It’s a show with a subtitle, this powerful piece of storytelling combined with installation art, playing around 12 locations in Edinburgh city centre through the dark winter month between New Year’s Day and Burns Night. Its other name is New Year’s Resurrection; and its text, by the great crime novelist Val McDermid, is not only a tribute to a city famous for its dramatic clashes between elegant enlightenment and dark criminality, but a plea to resurrect the reputation of generations of women writers who have too often been forgotten, in the litany of Edinburgh’s famous male literary stars. Message From The Skies, various sites, Edinburgh *** So we begin at Parliament Square with a brief introduction to the dark-and-light horror story of Burke and Hare, before visiting the National Library for a list of male writers, suddenly interrupted. Then, at Lady Stair’s Close, we finally meet the central character of the evening’s entertainment, the 19th century novelist Susan Edmonstone Ferrier who – with some help later on from the inimitable Muriel Spark – leads us through a journey from the Mound (where we cheerfully watch the Scott Monument crumble), to Calton Road, York Place and the New Town, where Ferrier lived out the last years of her life.
FIRST Minister Nicola Sturgeon last week revealed her favourite book of the year – The Heart’s Invisible Furies, by Irish author John Boyne.
She said the novel, about an adopted boy growing up in 1940s Ireland, was more than just the story of one man.
“The novel begins in 1945, and ends just as Ireland votes to legalise gay marriage – a country making peace with its past,” she said.
“It is a beautifully written epic and will make you laugh and cry in equal measure.”
Over the past decade we’ve seen Kindle devices compete with the old-fashioned physical book.
But it’s not the only way our reading habits have changed, according to Waterstones.
Angie Crawford is the Scottish buying manager for the giant book retailer.
“Over the last decade, we’ve seen different trends – ten years ago misery memoirs were all the rage, we loved a good celeb biography and football memoir,” she explained.
“Now these may take more of a back seat as we curl up with crime fiction.
“In the Scottish market we have seen the growth of detective fiction with big names such as Ian Rankin, Peter May and Val McDermid.”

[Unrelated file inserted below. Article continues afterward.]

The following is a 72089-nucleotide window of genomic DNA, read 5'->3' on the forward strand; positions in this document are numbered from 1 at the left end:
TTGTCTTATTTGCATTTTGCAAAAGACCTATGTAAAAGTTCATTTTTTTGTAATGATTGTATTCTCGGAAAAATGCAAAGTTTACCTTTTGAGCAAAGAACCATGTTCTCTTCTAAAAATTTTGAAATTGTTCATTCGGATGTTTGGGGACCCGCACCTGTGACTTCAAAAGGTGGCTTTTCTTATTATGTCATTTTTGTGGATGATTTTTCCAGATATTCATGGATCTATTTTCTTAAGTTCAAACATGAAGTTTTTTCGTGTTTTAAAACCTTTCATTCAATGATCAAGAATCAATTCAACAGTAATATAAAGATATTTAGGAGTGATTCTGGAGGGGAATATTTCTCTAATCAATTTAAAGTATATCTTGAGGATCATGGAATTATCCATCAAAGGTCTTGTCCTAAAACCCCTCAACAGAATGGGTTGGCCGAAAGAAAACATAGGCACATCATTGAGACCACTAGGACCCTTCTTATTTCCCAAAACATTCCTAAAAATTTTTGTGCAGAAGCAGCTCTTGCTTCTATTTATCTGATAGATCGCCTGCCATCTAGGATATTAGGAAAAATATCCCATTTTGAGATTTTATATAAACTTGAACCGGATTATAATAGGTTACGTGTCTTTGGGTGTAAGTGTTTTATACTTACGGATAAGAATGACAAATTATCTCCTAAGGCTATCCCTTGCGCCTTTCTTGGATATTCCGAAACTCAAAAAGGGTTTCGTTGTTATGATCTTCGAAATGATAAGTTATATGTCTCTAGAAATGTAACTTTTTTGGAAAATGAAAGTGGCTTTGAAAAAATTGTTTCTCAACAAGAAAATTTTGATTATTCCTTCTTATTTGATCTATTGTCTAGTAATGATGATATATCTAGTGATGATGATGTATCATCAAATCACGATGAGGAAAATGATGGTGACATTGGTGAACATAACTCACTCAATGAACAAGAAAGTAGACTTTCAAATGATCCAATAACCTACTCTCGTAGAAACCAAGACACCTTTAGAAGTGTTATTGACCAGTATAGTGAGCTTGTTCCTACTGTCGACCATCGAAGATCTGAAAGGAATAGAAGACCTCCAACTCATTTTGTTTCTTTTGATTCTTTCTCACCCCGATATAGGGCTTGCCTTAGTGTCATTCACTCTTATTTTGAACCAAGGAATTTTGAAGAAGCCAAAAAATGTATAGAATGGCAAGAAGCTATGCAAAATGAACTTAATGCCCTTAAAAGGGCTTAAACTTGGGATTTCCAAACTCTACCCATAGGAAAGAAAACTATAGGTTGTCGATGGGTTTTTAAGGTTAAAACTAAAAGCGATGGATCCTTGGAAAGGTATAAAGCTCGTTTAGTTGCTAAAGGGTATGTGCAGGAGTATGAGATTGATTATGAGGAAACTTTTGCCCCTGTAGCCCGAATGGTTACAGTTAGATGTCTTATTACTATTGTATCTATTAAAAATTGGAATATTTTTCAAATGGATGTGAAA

And although electronic devices were widely predicted to be the death knell for paper books, Angie reckons physical copies will continue to sell.
“Electronic reading has its place and can be a convenience for readers packing for their summer holidays but our infatuation with e-reading has plateaued,” said Angie. “Nothing can beat getting your physical book signed by the author. Our experience is that readers use a combination of both but the physical book wins!”
Tomorrow is the start of Book Week Scotland and to mark it we asked writers and celebrities to tell us their favourite novels.
‘It seems to be taboo to say some kids are just bad’: Crime writer Denise Mina on her story for new book Bloody Scotland…
ONE of Scotland’s leading crime writers, Denise Mina, is used to putting her fans through the wringer.
But it was her turn to feel the chill when she visited Edinburgh Castle to research a story.
She said: “My pal and I were given a behind-the-scenes tour to all the parts visitors don’t see, like John Maclean’s cell, wooden walkways above a sheer cliff and toilets that soldiers used which had an 80ft drop.
“It felt like a real honour and privilege that we got to see it.
“The guide also took us to David’s Tower, which is the oldest part of the castle.
“We went down this shoogly 50ft staircase. He told us it was safe but it was swinging.
“I’m not great with heights and I wanted to stop half way down and start crying. It was like gripping on to a cliff face.”
Denise, from Glasgow, was one of 12 Tartan Noir authors asked to write a story set in an iconic Scottish location for new book, Bloody Scotland.